Measuring volume of substrates

Determining the volume and density of soil improvers and growing media: A brief guide for growers

Many growers often wonder why potting mix and other bagged growing mediums use litres as a unit of measurement when they are clearly not liquid.

The reason why potting mix, soil improvers and growing media are sold by volume is because the moisture varies between batches and reduces over time as the product is transported and stored, significantly affecting the weight of the bag. For example, a 10% reduction in moisture content may change the weight of a small 25L bag by about 1-2kg depending on the mix composition.

Bagged organic matter should be stable and shouldn't breakdown much in the month(s) between production and use by the consumer. But when the potting mix is added to a bag, it's calculated as loose volume. If the bags are placed on pallets and stacked, the mix will be compacted, which is why bags often look smaller when you purchase them. This loss of volume through compaction can be easily overcome by loosening up the potting mix when the bag is opened and before using—and this 'loosening up' process is also the key to correctly calculating the amount of mix you want to use and subsequent calculations you may need to make about fertiliser and watering.

For the cultivation of plants, it is the volume of the product, and not the weight, that is generally important. The volume is calculated from knowing the weight and bulk density of the product, the latter being determined from weighing a known reference volume of product. The principle is that any weight should be accompanied by the moisture content so that the solid matter content can be calculated. As some soil improvers and growing media are compressible (and some may be presented in compressed blocks or bales), it is important that this aspect be addressed in the method of determining the bulk density.

The most important aspect of this process is that you make use of a 'fall container' (including a sieve)—with a collar and a calibrated measuring cylinder of 20L. Because the mix passes through the sieve and falls down the container the material becomes looser and provides a more accurate and standardised measurement of your substrate's volume.

When measuring the volume of a substrate it´s also important to do so with a standard method (CANNA uses the EN 12580 norm), so that you can get accurate results.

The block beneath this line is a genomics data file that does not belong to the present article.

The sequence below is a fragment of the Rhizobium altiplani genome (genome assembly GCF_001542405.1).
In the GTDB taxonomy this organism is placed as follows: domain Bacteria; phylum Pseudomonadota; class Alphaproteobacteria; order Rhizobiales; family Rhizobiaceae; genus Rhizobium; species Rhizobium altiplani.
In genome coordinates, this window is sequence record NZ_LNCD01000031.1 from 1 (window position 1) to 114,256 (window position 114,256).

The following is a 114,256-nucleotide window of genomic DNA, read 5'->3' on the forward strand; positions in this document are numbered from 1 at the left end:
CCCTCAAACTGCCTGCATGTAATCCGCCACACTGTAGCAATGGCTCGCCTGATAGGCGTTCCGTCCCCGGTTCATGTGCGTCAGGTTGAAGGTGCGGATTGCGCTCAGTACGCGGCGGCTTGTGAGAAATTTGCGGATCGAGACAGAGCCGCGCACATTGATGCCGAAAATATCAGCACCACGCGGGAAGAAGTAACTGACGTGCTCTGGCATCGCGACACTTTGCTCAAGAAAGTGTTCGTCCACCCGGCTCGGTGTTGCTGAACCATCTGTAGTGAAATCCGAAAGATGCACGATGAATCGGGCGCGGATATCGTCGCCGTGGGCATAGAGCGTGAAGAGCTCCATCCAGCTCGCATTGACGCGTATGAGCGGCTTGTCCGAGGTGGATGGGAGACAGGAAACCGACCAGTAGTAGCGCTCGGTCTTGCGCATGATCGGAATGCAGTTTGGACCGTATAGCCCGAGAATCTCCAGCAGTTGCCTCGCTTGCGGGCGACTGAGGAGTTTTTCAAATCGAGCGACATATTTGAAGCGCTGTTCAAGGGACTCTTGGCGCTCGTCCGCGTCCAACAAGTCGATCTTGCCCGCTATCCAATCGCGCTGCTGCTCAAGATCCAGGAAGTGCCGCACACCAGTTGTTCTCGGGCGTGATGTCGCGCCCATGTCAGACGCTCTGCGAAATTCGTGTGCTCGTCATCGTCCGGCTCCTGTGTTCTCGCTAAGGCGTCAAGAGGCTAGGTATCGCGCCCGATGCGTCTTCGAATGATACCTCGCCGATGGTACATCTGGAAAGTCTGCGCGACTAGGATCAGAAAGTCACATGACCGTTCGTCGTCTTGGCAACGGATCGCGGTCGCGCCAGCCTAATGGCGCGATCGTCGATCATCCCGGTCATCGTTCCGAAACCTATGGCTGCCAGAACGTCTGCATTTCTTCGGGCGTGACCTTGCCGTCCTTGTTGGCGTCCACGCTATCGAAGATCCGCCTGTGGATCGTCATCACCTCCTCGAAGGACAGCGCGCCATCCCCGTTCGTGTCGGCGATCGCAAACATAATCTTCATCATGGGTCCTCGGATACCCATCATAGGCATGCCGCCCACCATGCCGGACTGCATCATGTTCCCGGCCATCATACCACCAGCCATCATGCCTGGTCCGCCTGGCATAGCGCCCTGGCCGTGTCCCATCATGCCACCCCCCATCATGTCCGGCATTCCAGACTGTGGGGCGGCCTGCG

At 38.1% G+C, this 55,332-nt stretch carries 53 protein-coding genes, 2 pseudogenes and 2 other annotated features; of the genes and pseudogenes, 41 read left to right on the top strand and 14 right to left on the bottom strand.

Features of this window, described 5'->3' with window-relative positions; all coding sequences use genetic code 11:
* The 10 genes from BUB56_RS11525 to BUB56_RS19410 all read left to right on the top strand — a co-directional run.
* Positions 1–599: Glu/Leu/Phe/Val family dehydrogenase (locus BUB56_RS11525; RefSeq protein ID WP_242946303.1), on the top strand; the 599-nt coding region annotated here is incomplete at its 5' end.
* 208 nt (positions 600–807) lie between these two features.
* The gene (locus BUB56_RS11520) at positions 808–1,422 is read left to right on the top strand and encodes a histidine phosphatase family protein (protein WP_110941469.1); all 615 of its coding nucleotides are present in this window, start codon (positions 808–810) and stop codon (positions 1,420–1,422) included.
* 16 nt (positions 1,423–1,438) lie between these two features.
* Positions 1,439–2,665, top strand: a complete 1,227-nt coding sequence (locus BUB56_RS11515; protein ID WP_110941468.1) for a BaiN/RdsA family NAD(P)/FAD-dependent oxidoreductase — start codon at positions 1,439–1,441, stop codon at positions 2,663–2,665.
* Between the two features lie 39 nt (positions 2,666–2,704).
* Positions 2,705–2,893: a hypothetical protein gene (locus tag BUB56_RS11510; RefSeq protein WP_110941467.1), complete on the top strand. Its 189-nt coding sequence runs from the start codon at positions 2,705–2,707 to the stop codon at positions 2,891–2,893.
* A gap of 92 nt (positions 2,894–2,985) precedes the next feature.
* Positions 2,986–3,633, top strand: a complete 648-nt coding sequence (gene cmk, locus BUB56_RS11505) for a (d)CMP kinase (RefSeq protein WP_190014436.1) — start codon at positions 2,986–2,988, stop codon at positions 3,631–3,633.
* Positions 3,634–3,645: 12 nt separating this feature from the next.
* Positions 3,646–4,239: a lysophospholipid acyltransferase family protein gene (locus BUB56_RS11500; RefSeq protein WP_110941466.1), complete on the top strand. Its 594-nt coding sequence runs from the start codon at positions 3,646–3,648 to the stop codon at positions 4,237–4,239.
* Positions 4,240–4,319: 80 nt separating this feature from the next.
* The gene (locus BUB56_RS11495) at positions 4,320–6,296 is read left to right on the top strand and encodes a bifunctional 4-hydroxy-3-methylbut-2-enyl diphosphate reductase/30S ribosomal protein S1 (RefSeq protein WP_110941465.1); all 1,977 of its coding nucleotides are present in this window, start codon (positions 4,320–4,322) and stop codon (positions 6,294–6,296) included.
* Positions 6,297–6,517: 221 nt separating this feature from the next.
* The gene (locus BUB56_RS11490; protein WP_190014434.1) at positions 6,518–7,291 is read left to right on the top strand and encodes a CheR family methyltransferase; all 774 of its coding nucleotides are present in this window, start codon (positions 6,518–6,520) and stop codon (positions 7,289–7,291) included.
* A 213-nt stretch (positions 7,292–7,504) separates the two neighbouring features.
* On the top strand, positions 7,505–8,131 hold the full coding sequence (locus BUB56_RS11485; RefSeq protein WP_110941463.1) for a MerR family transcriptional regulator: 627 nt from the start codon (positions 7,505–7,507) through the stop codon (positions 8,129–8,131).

It can be tricky to understand, but with this brief guide, we hope to make the process of measuring the volume and bulk density of your growing media much simpler.

Determining the volume and density of soil improvers and growing media: A brief guide for growers
Actual measuring device for measuring volume of substrates.


  1. Using an appropriate weighing instrument, determine the gross weight of the material and note the mass m1. This and all subsequent weighings are recorded in grams.
  2. Determine the tare weight (e.g. of the bags, containers, truck or train) and note the mass m2. The net weight of the material is calculated as (m1 – m2). Alternatively, the net weight of each product can be determined directly.
  3. Weigh the measuring cylinder, note the mass m3, and assemble the collar on the cylinder. Place the equipment on a stable horizontal surface so that it does not rock.
  4. Determine which fall controller to use. Using some of the material, see which is the smallest mesh which will retain less than 10 % (V/V) of the material, after the material has been moved about. If more than 10 % (V/V) is retained on the 60 mm mesh this method is not suitable for the product.
  5. Tip a portion of not more than 5 l of the final sample over the fall controller and move the material (without degrading it) to allow it to pass through the fall controller. Where any material retained by the fall controller restricts the falling of material into the cylinder then it shall be gently emptied into the measure before adding the next portion. Further portions shall be treated in a similar manner until the measuring cylinder and collar are full and the top of the material is touching the mesh in the fall controller to ensure that there is sufficient material to level it off at the top of the collar.